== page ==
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emigrate. But the real incentive for the Irish to emigrate was a simple desire for a more secure life which offered hope for the future.21 Certainly this is the period of the most dramatic and frenetic exodus from Ireland,22 but it did not have a significant impact on Chiloé. Chilean records from 182050 registered seven marriages between Irishmen and Spanish American women in the south of the country (Hogan and Smith mentioned above, James Glover and John Mackenna, and three others named Timothy Cadagan, William Taylor and Charles Emanuel Weber). Immigrants from the Irish working classes who began arriving later, typically on either Spanish vessels or British boats, were counted as working for the ‘Informal British Empire’ (territories not controlled by Britain but within their sphere of influence through trade, construction and British emigration, examples of which included Valparaíso23 and Buenos Aires), or as part of a government-sponsored industrialisation program to recruit Irish tradesmen initiated by fellow Irishmen Ambrose Bernard O’Higgins,24 then Viceroy of Perú and John Mackenna,25 Governor of the city of Osorno. They included carpenters, masons, blacksmiths and shoemakers, and they settled down in many places in Chile. There were also other illustrious Irish in the history of Chile, for example: John O’Brian26 and Carlos María O’Carroll.27 Historically, the Irish in Chile have played a highly influential role in the country’s development. Indeed, perhaps the wave of Irish immigrants to Chile that would most shape the future nation was a group of young engineers who were at the time working for the Spanish crown (John Garland, Ambrose Bernard O’Higgins, John and Matthew Clark, etc.). Ambrose Bernard O’Higgins was born in Sligo in 1722, descended from the House of O’Neil,28 and first arrived in South America via Spain in 1756. He was named Captain of Dragons to defend the south from incursions by Araucanian Indian tribes (1770), Captain of Cavalry (1771), then quickly rose to Lieutenient-Colonel (1773), Field Marshal (1776), Colonel (1777), Brigadier (1783) and Provincial Governor of Concepción (1786). In 1788, he reached the positions of Governor and Captain General of Chile (1788-95), then was appointed Viceroy of Perú (1796-801). He died in 1801 in Lima.29 Despite his achievements in Chile, the definitive contribution of O’Higgins to Chilean history was actually in fathering a son out of wedlock with an Isabel Riquelme, whom at the time he did not acknowledge, yet who would later go on to become the hero of Chilean independence: Bernardo O’Higgins, one of the key military figures of the independence, as well as first head of state of the Republic of Chile (1817-23). The instructions written by him in his own hand and signed in the midst of the war (24 Nov 1817 in Concepción), reveal a sharp rise in political views to His Britannic Majesty and say, among other things:30 2.° Promoverá la emigración irlandesa por medio de los buques balleneros que directamente vengan al Pacífico, i se esforzará en que suceda lo propio con los suizos que hoi lo hacen en gran número a los Estados-Unidos. En esta emigración serán comprendidos los ingleses i cualquiera otra nación, sin serle obstáculo su opinión relijiosa31. Bernardo O’Higgins, also in his old age but no less visionary, gave a novel idea to do with the Irish settlement in Chile (1831), when he wrote:32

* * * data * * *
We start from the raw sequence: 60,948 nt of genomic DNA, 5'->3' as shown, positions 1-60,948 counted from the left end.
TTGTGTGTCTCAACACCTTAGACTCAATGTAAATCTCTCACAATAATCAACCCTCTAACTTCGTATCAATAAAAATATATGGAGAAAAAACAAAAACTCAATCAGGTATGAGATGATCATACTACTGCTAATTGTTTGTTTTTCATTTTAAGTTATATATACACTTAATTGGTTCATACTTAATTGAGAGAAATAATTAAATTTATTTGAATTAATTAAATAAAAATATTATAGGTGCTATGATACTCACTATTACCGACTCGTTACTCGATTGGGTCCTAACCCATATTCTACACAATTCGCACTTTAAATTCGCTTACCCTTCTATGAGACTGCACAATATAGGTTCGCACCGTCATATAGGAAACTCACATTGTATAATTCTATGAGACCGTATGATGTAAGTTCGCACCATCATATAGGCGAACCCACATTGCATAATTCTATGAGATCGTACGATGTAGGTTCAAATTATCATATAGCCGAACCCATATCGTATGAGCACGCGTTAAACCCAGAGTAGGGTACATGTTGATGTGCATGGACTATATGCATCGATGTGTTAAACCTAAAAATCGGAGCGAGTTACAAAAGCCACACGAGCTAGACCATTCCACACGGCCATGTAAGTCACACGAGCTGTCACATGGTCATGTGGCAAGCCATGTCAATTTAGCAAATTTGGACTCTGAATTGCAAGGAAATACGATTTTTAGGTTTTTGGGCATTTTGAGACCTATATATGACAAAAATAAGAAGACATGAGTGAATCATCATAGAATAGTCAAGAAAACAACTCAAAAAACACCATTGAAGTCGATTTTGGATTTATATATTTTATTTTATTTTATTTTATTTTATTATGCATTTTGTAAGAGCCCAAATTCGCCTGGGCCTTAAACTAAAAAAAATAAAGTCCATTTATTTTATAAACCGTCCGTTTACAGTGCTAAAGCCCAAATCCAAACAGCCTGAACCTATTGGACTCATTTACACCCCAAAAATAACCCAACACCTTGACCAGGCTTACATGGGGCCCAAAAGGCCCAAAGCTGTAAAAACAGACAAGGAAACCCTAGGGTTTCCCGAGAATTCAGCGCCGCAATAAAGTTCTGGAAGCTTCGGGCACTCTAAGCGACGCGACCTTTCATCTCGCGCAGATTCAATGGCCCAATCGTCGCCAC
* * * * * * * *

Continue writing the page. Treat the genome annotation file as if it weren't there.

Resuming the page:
21 22 23

Marshall, page 82; Davis, page 39. Davis, page 39. Besides the Gunpowder Plot and Oliver Cromwell, Valparaíso was known as the Gibraltar of South America, and the sister of the patriotic Carrera brothers – the founders of Chilean Radicalism – was pitied as ‘the Anne Boleyn of Chile’ due to an unfortunate marriage and tragic death (Marshall, page 16). 24 Figueroa, page 167; Medina, page 592; Espejo, page 177. 25 Figueroa, page 130. 26 Figueroa, page 165. 27 Figueroa, page 166. 28 Espejo, pages 177 and 178. 29 Espejo, page 178. 30 Sanfuentes, page 148; Barros Arana 1858, page 240; Barros Arana 2003, page 189. 31 ‘2nd. Will promote Irish emigration by whaling vessels that directly come to the Pacific, and will strive to be the same as with the Swiss that today go in large numbers to the United States. In this migration will be understood English and any other nation, without religious opinion being an obstacle.’ 32 Bunster, pages 115-116.